You can also catch walleye in sunny conditions during the day, although it may be significantly harder, and the fish are probably in deeper water out from the structure or suspended in the basin of the lake.
Crankbaits, jigs and soft paddle tail lures are some great options for catching walleye.
There are a plethora of lures out there made specifically for walleye, and they react positively to most of the common lure types on the market.
Let’s take a look at some of the most common types of tackle used in walleye fishing.
Crankbaits can be used both by casting and trolling to entice the walleye bite (photo credit: fishusa.com)
Crankbaits can work great for catching walleye, both casting and trolling.
In river fishing situations, fishing after dark, and in many other situations, crankbaits can help you catch fish and cover water quickly.
Trolling crankbaits can be the most effective way to catch walleye when fishing large bodies of water, and is the primary tactic in places like the Great Lakes, Lake St. Clair in Michigan, The St. Lawrence River, and Lake Winnebago in Wisconsin, and other large bodies of water where you have to cover miles of structure or the basin for suspended fish.
Used with soft plastics or live bait, you can fish a jig pretty much anywhere. Timber, weeds, flats, down a drop-off, rip rap and rock, you name it, are all areas where you can effectively use a jig, though you may lose a few to snags; that’s the nature of the game when it comes to jigging.
Jigging works great if you have specific spots that are likely to hold large numbers of fish but are incredibly large, like holes in rivers, points, humps, and other areas. This is due to the slow nature of jig fishing, and it shouldn’t be used as a search bait in most instances.
Lure size and color is a critical component to catching walleye.
Contrary to what some believe, it’s not true that walleye only eat small bait, so don’t shy away from larger lures for trophy walleye. (photo credit: Amazon)
While there are no rules laid in stone, we can look at some general tips to follow when it comes to lure size.
During tough fishing conditions, it might be a good idea to downsize if you are struggling to get strikes.
And, while there is a common perception that walleye only eat small prey and look past larger prey, this isn’t necessarily true.
Soft-paddle tail lures can be an effective bait to use for catching walleye. (photo credit: fishusa.com)
Larger, soft paddle tail lures in the 5 to 6-inch range have been very effective for anglers.
In fact, musky anglers sometimes accidentally catch trophy walleye on lures ranging from 8 to 10 inches. And, while I don’t recommend using musky lures to catch walleye, it just goes to show that the tiny lure-only school of thought isn’t necessarily true.
Color can sometimes make the difference in getting that finicky walleye bit. Don’t be afraid to mix it up!
While color doesn’t necessarily matter as it pertains to triggering most predatory species of fish to strike, in most cases, it definitely seems like walleye prefer certain colors at any given time.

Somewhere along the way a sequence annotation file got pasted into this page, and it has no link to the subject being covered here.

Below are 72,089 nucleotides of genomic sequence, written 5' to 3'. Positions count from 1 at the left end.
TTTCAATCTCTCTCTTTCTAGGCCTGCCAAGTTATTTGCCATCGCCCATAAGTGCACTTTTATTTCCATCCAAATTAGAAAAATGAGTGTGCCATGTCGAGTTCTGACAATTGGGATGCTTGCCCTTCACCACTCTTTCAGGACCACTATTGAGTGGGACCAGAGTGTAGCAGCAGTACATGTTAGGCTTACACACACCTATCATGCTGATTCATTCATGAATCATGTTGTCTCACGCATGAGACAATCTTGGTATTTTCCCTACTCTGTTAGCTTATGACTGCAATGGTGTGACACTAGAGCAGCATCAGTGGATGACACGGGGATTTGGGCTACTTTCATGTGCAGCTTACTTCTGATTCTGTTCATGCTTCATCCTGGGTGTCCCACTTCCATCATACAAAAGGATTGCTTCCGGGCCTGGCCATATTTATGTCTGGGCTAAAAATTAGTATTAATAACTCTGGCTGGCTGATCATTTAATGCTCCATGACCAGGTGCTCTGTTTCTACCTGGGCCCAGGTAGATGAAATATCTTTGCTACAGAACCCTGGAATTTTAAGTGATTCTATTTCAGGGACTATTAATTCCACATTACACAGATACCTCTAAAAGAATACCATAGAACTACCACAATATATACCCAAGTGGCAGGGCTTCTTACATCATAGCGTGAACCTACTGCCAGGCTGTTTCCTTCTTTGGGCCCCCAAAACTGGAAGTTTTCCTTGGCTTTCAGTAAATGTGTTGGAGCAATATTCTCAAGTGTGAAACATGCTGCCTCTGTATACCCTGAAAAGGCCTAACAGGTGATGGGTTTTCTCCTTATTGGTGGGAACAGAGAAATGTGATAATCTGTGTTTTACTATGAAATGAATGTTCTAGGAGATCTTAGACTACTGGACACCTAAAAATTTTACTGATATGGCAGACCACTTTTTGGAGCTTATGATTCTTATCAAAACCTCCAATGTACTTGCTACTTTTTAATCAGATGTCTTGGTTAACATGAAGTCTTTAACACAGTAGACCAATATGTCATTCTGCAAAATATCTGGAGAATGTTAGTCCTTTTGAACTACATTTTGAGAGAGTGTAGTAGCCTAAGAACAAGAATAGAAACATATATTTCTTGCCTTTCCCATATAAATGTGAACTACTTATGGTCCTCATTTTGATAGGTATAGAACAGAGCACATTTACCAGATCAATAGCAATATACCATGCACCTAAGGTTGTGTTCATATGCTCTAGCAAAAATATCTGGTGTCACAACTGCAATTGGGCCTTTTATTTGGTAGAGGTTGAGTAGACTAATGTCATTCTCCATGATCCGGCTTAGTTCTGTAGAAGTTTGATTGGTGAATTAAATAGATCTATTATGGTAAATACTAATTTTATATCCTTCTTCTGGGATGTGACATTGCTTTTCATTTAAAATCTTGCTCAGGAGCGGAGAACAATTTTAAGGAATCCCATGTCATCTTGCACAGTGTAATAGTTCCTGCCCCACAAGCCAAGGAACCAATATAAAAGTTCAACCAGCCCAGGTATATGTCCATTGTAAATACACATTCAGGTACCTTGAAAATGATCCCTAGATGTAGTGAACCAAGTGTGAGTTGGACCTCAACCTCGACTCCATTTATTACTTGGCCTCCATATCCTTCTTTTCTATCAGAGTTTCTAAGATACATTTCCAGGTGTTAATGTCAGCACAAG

I have seen days where lime green was the color that was most productive, and days later, the only thing walleye would touch was a combination of purple and chartreuse on the same sized jig as the lime green jig.
When walleye fishing, be sure to try different colors to see if the fish are keen on something particular.
Although fishing for walleye can be tough at times, you have to get started sometime!We hope you put a hook N1!
Walleye fishing can intimidate beginners, and they have a reputation among many as being an incredibly challenging fish to catch. However, the difficulty in catching them is blown out of proportion a bit.
While there are times when catching walleye can be incredibly tough, that can be said of any fish.
At the end of the day, just get out and fish. There’s no better way to learn than by experience and time on the water.
Worms, and more specifically nightcrawlers, are a great live bait option for largemouth. (photo credit: Farm and Dairy)
The imitation of worms make up a huge sect of the artificial lure market, so going right to the original source can be beneficial. Specifically, nightcrawlers are great for largemouth due to the size and scent.
To enhance the look, you may need to use a Texas rig or some sort of jig setup. This will get the worm down in the water column quickly and into the strike zone.
Bluegill are a favorite of largemouth bass. Be sure to check your local game laws regarding the use of bluegill as bait (photo credit: Wisconsin Dept of Natural Resources)
Especially in the northern United States, largemouth feast on bluegill.
Stick with smaller bluegill and hook them through the mouth or back fin to let the fish move around naturally.
The more coloration the better, as this is what grabs attention.
The most interesting of the four is the peacock bass. These are only found in Hawaii, South Florida, and the Amazon River. So, the fishing opportunities are a bit limited for most people. However, if you can target peacock bass, here are the best live bait options.
As with many other subspecies of bass, peacock bass will eat minnows (as well as other native small fish). Due to the availability of minnows at most bait shops, these can be a great live bait option as well.